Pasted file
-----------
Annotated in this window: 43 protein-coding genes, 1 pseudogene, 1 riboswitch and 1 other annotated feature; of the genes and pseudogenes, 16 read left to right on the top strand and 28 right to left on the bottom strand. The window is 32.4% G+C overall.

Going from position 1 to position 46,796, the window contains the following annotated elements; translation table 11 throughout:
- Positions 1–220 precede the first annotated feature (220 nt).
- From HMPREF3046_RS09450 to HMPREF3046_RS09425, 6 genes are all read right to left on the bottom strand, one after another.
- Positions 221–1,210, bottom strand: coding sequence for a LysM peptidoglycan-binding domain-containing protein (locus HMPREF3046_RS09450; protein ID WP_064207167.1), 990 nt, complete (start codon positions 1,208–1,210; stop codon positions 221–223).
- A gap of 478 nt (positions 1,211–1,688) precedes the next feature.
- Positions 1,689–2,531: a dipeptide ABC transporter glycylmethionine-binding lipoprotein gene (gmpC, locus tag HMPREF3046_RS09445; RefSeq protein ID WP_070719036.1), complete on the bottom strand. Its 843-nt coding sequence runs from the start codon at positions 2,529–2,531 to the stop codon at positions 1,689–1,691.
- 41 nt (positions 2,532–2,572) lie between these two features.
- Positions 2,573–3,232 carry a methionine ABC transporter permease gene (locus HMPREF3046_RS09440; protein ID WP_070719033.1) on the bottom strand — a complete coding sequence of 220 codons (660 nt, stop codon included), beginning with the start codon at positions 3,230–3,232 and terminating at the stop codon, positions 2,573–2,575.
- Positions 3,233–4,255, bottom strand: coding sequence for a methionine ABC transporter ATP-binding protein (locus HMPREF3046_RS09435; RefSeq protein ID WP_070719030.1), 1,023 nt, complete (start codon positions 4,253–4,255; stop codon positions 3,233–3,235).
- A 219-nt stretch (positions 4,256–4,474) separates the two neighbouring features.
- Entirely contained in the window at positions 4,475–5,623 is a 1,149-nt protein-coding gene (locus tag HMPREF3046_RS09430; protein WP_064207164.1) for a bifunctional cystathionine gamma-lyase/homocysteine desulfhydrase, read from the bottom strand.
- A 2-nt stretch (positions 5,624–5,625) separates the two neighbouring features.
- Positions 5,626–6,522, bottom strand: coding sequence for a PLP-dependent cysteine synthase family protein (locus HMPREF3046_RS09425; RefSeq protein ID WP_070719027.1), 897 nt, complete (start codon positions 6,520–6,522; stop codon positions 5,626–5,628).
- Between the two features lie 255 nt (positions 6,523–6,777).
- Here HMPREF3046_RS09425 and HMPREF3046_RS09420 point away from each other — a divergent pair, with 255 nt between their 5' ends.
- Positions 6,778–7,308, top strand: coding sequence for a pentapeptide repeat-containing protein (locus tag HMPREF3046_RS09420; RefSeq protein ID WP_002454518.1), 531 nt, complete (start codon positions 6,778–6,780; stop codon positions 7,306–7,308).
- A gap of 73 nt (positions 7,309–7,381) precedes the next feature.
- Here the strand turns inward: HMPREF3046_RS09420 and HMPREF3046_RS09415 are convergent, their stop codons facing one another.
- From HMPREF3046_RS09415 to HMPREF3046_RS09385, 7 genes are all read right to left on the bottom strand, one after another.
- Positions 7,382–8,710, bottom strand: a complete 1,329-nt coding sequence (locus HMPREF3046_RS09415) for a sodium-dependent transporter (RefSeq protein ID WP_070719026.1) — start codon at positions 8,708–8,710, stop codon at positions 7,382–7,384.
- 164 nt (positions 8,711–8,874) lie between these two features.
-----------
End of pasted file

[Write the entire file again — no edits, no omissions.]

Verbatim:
Annotated in this window: 43 protein-coding genes, 1 pseudogene, 1 riboswitch and 1 other annotated feature; of the genes and pseudogenes, 16 read left to right on the top strand and 28 right to left on the bottom strand. The window is 32.4% G+C overall.

Going from position 1 to position 46,796, the window contains the following annotated elements; translation table 11 throughout:
- Positions 1–220 precede the first annotated feature (220 nt).
- From HMPREF3046_RS09450 to HMPREF3046_RS09425, 6 genes are all read right to left on the bottom strand, one after another.
- Positions 221–1,210, bottom strand: coding sequence for a LysM peptidoglycan-binding domain-containing protein (locus HMPREF3046_RS09450; protein ID WP_064207167.1), 990 nt, complete (start codon positions 1,208–1,210; stop codon positions 221–223).
- A gap of 478 nt (positions 1,211–1,688) precedes the next feature.
- Positions 1,689–2,531: a dipeptide ABC transporter glycylmethionine-binding lipoprotein gene (gmpC, locus tag HMPREF3046_RS09445; RefSeq protein ID WP_070719036.1), complete on the bottom strand. Its 843-nt coding sequence runs from the start codon at positions 2,529–2,531 to the stop codon at positions 1,689–1,691.
- 41 nt (positions 2,532–2,572) lie between these two features.
- Positions 2,573–3,232 carry a methionine ABC transporter permease gene (locus HMPREF3046_RS09440; protein ID WP_070719033.1) on the bottom strand — a complete coding sequence of 220 codons (660 nt, stop codon included), beginning with the start codon at positions 3,230–3,232 and terminating at the stop codon, positions 2,573–2,575.
- Positions 3,233–4,255, bottom strand: coding sequence for a methionine ABC transporter ATP-binding protein (locus HMPREF3046_RS09435; RefSeq protein ID WP_070719030.1), 1,023 nt, complete (start codon positions 4,253–4,255; stop codon positions 3,233–3,235).
- A 219-nt stretch (positions 4,256–4,474) separates the two neighbouring features.
- Entirely contained in the window at positions 4,475–5,623 is a 1,149-nt protein-coding gene (locus tag HMPREF3046_RS09430; protein WP_064207164.1) for a bifunctional cystathionine gamma-lyase/homocysteine desulfhydrase, read from the bottom strand.
- A 2-nt stretch (positions 5,624–5,625) separates the two neighbouring features.
- Positions 5,626–6,522, bottom strand: coding sequence for a PLP-dependent cysteine synthase family protein (locus HMPREF3046_RS09425; RefSeq protein ID WP_070719027.1), 897 nt, complete (start codon positions 6,520–6,522; stop codon positions 5,626–5,628).
- Between the two features lie 255 nt (positions 6,523–6,777).
- Here HMPREF3046_RS09425 and HMPREF3046_RS09420 point away from each other — a divergent pair, with 255 nt between their 5' ends.
- Positions 6,778–7,308, top strand: coding sequence for a pentapeptide repeat-containing protein (locus tag HMPREF3046_RS09420; RefSeq protein ID WP_002454518.1), 531 nt, complete (start codon positions 6,778–6,780; stop codon positions 7,306–7,308).
- A gap of 73 nt (positions 7,309–7,381) precedes the next feature.
- Here the strand turns inward: HMPREF3046_RS09420 and HMPREF3046_RS09415 are convergent, their stop codons facing one another.
- From HMPREF3046_RS09415 to HMPREF3046_RS09385, 7 genes are all read right to left on the bottom strand, one after another.
- Positions 7,382–8,710, bottom strand: a complete 1,329-nt coding sequence (locus HMPREF3046_RS09415) for a sodium-dependent transporter (RefSeq protein ID WP_070719026.1) — start codon at positions 8,708–8,710, stop codon at positions 7,382–7,384.
- 164 nt (positions 8,711–8,874) lie between these two features.